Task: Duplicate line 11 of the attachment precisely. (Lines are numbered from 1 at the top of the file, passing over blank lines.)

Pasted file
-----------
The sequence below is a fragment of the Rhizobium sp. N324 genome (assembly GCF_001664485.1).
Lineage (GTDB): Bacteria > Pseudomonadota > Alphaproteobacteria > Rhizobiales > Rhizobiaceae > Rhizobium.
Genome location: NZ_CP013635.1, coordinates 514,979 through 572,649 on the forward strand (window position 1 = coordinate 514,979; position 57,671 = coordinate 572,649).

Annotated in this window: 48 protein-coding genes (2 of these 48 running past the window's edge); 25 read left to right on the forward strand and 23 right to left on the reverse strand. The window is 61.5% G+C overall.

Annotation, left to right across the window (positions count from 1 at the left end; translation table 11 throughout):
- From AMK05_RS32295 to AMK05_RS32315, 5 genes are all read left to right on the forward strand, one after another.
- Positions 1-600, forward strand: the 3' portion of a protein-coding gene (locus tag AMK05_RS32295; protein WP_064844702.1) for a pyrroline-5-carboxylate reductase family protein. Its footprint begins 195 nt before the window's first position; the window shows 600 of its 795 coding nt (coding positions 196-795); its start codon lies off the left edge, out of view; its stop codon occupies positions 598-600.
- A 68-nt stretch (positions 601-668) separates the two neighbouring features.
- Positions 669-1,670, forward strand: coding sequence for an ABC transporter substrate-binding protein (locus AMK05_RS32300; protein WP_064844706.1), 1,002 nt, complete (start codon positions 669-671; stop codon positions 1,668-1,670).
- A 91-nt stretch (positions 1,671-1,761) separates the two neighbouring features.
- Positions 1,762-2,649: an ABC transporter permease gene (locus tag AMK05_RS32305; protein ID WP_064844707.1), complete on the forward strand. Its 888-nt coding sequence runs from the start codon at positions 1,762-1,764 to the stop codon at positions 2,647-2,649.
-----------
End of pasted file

- Positions 1,762-2,649: an ABC transporter permease gene (locus tag AMK05_RS32305; protein ID WP_064844707.1), complete on the forward strand. Its 888-nt coding sequence runs from the start codon at positions 1,762-1,764 to the stop codon at positions 2,647-2,649.